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It's an Old Brazilian Custom : Soccer: When you bring home the World Cup for the fourth time, you also bring tons of duty-free luggage.

July 22, 1994|From Reuters

SAO PAULO, Brazil — Brazil's government tax chief resigned Thursday in a dispute over the failure of the victorious Brazilian World Cup soccer squad to pay nearly $1 million of customs duties on excess luggage brought from the United States.

The dispute threatened to spoil the euphoria produced by Brazil's fourth World Cup title.

Federal Revenue Secretary Osiris Lopes Filho told reporters he was quitting over differences with President Itamar Franco.

Lopes said the last straw had been the president's decision to overrule his order that 17 tons of luggage brought back from the United States by the Brazilian soccer delegation should be subject to normal customs inspection and duties.

"One of my objectives as a member of the government was to show that the law could be carried out in Brazil," said Lopes, who has spearheaded a government drive against tax evasion.

Brazilian newspapers ran front-page stories Thursday on how the players and soccer federation officials had refused late Tuesday in Rio de Janeiro to allow customs officials to inspect their luggage, which was carried in five trucks to their hotel.

The delegation arrived in Rio on the last leg of a marathon three-city homecoming celebration marking the World Cup victory.

The team brought home refrigerators, televisions, videos, washing machines and microwave ovens, which customs officials estimated would be subject to duties of nearly $1 million.

Some of the merchandise was bought while the team was staying in Orange County. Players, coaches and their wives purchased so much merchandise during their stay at the Fullerton Marriott that some of it had to be stored in the hotel's ballroom, hotel officials said.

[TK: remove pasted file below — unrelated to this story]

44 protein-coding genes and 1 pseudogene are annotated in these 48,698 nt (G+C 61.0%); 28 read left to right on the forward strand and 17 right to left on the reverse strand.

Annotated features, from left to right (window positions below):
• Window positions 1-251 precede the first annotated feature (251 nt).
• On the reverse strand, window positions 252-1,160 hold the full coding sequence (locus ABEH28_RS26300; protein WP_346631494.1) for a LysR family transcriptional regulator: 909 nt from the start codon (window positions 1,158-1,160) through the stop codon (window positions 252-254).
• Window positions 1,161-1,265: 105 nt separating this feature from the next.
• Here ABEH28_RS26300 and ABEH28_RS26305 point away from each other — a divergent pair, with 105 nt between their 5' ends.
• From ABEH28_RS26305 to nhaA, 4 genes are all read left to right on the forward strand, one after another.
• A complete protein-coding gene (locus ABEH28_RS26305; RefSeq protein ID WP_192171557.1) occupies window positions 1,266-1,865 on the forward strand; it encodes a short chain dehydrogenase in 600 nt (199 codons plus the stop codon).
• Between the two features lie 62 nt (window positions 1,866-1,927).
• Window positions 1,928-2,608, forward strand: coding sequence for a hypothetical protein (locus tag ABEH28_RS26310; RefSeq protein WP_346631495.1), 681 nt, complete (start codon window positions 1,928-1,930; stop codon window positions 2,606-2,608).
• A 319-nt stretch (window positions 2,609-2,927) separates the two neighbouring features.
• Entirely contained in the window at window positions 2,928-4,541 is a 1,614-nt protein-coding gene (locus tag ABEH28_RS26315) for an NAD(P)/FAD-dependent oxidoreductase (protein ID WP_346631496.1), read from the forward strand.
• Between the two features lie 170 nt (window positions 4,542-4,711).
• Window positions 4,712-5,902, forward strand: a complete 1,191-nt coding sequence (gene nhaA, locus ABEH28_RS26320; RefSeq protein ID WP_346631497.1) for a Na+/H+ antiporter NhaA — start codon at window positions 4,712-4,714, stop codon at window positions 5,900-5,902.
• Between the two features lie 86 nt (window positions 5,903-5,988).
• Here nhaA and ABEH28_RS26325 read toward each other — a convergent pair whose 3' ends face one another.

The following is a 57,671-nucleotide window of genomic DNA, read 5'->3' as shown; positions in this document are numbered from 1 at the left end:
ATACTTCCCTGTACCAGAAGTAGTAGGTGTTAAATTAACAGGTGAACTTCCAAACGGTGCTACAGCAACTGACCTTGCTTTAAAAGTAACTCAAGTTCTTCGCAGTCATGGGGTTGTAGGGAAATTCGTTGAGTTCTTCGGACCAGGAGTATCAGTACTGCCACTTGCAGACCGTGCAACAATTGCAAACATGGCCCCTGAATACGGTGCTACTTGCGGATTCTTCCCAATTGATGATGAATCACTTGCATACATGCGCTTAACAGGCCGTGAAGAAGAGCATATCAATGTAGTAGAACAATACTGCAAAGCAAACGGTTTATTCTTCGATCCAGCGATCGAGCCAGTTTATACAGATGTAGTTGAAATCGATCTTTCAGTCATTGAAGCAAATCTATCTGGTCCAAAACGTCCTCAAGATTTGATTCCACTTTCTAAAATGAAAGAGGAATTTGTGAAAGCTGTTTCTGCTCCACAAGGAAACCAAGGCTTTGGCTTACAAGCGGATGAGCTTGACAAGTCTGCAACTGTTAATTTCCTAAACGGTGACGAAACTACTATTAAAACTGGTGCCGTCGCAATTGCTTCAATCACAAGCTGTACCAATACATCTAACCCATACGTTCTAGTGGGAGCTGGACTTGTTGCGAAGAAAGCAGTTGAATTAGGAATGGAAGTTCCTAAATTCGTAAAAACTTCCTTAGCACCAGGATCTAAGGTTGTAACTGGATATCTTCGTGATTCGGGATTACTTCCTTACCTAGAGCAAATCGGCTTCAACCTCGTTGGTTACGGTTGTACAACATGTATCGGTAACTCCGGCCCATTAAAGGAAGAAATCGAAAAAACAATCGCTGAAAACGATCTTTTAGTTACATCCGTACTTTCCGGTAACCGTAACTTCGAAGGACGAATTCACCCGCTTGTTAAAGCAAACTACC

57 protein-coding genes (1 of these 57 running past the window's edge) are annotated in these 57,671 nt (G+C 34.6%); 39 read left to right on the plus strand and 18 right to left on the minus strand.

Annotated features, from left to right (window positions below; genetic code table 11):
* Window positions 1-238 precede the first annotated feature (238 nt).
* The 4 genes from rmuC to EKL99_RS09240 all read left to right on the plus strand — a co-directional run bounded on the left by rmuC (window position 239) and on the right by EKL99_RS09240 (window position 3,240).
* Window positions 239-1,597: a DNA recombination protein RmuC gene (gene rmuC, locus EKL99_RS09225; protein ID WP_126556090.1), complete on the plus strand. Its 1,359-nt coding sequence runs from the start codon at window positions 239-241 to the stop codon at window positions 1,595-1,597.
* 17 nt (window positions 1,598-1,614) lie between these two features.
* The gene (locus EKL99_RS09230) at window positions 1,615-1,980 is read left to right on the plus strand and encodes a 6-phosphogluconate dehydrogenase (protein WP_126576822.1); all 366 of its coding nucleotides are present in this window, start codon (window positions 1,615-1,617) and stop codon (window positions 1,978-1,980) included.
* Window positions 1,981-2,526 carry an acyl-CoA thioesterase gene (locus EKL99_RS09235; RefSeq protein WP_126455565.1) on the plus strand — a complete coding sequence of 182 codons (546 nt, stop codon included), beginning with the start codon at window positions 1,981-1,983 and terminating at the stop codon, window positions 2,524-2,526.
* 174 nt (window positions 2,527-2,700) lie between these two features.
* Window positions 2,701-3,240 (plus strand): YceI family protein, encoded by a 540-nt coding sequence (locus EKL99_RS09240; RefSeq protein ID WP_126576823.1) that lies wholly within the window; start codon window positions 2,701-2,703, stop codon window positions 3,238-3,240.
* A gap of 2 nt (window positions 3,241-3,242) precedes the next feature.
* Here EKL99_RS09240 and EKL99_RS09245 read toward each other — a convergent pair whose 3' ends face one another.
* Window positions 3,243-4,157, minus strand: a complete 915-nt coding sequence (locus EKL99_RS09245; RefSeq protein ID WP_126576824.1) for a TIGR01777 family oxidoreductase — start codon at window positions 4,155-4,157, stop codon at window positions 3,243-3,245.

Brazilian customs laws require duties on any purchases abroad over the value of $500 per person.

"The officials, coaches and players are making a bad start to their careers as four-time world champions," Brazil's O Globo newspaper said in a front-page editorial.

"They achieved a great feat and deserve the gratitude of their compatriots, but neither one thing nor the other makes them into special citizens," the newspaper said, adding they should set an example by paying the customs duties.

The soccer players had spent nearly an hour late Tuesday arguing heatedly with Rio airport customs officials.

The controversy threatened to disrupt an already delayed victory parade through Rio's streets until an order came through from the Presidential Palace in Brasilia, via Economy Minister Rubens Ricupero, to release the luggage uninspected.

In the heat of the moment, soccer federation officials and players--including star forward Romario--even threatened to boycott the Rio parade and hand back medals they had been awarded by President Franco, Brazilian newspapers said.

"The truck is not leaving the airport without my luggage," O Globo quoted Romario as saying. "We're not smugglers. We represented Brazil in front of 2 billion people in the world. If they don't release my luggage, I'm giving back my medal."

Rio customs chiefs then threatened to prosecute the Brazilian Soccer Confederation for non-payment of the duties.

The homecoming itinerary of the victorious World Cup squad had already provoked a controversy by not including Sao Paulo, Brazil's biggest city. Sao Paulo Mayor Paulo Maluf publicly condemned what he said was a deliberate snub.

Local officials said Thursday that the team would visit Sao Paulo on July 29 to receive the city's separate homage.

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